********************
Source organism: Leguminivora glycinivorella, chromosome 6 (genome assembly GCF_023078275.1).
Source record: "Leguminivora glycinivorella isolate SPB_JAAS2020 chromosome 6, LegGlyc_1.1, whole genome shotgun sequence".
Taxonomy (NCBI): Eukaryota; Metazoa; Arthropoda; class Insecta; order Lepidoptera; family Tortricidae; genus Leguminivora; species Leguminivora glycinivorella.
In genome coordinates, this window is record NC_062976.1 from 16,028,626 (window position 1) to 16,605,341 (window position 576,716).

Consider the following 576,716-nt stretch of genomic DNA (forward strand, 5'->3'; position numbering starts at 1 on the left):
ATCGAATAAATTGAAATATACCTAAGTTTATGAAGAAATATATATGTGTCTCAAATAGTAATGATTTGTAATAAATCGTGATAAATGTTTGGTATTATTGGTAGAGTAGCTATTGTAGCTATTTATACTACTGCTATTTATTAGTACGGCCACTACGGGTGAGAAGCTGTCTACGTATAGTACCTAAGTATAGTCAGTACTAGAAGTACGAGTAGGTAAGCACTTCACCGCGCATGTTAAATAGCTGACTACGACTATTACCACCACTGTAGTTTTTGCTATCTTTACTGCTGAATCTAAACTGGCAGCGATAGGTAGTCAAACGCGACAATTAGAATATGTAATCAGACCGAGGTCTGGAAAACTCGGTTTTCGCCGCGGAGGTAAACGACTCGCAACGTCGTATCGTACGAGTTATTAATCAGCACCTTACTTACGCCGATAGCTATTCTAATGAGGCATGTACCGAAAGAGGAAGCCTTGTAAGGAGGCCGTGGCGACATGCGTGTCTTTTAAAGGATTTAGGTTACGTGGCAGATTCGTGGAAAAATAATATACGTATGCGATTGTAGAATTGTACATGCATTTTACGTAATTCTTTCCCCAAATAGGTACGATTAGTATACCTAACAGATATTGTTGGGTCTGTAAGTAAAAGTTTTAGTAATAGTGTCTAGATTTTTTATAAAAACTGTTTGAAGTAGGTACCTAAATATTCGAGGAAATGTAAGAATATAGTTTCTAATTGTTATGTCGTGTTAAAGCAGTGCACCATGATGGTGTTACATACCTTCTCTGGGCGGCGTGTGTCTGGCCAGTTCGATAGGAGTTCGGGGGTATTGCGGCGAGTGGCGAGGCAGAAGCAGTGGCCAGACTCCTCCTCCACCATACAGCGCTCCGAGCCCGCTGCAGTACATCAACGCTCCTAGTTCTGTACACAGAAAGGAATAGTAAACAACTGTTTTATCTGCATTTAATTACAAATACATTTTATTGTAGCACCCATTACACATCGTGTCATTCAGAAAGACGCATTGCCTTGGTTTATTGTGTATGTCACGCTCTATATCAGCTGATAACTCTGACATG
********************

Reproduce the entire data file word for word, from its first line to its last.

Source organism: Leguminivora glycinivorella, chromosome 6 (genome assembly GCF_023078275.1).
Source record: "Leguminivora glycinivorella isolate SPB_JAAS2020 chromosome 6, LegGlyc_1.1, whole genome shotgun sequence".
Taxonomy (NCBI): Eukaryota; Metazoa; Arthropoda; class Insecta; order Lepidoptera; family Tortricidae; genus Leguminivora; species Leguminivora glycinivorella.
In genome coordinates, this window is record NC_062976.1 from 16,028,626 (window position 1) to 16,605,341 (window position 576,716).

Consider the following 576,716-nt stretch of genomic DNA (forward strand, 5'->3'; position numbering starts at 1 on the left):
ATCGAATAAATTGAAATATACCTAAGTTTATGAAGAAATATATATGTGTCTCAAATAGTAATGATTTGTAATAAATCGTGATAAATGTTTGGTATTATTGGTAGAGTAGCTATTGTAGCTATTTATACTACTGCTATTTATTAGTACGGCCACTACGGGTGAGAAGCTGTCTACGTATAGTACCTAAGTATAGTCAGTACTAGAAGTACGAGTAGGTAAGCACTTCACCGCGCATGTTAAATAGCTGACTACGACTATTACCACCACTGTAGTTTTTGCTATCTTTACTGCTGAATCTAAACTGGCAGCGATAGGTAGTCAAACGCGACAATTAGAATATGTAATCAGACCGAGGTCTGGAAAACTCGGTTTTCGCCGCGGAGGTAAACGACTCGCAACGTCGTATCGTACGAGTTATTAATCAGCACCTTACTTACGCCGATAGCTATTCTAATGAGGCATGTACCGAAAGAGGAAGCCTTGTAAGGAGGCCGTGGCGACATGCGTGTCTTTTAAAGGATTTAGGTTACGTGGCAGATTCGTGGAAAAATAATATACGTATGCGATTGTAGAATTGTACATGCATTTTACGTAATTCTTTCCCCAAATAGGTACGATTAGTATACCTAACAGATATTGTTGGGTCTGTAAGTAAAAGTTTTAGTAATAGTGTCTAGATTTTTTATAAAAACTGTTTGAAGTAGGTACCTAAATATTCGAGGAAATGTAAGAATATAGTTTCTAATTGTTATGTCGTGTTAAAGCAGTGCACCATGATGGTGTTACATACCTTCTCTGGGCGGCGTGTGTCTGGCCAGTTCGATAGGAGTTCGGGGGTATTGCGGCGAGTGGCGAGGCAGAAGCAGTGGCCAGACTCCTCCTCCACCATACAGCGCTCCGAGCCCGCTGCAGTACATCAACGCTCCTAGTTCTGTACACAGAAAGGAATAGTAAACAACTGTTTTATCTGCATTTAATTACAAATACATTTTATTGTAGCACCCATTACACATCGTGTCATTCAGAAAGACGCATTGCCTTGGTTTATTGTGTATGTCACGCTCTATATCAGCTGATAACTCTGACATG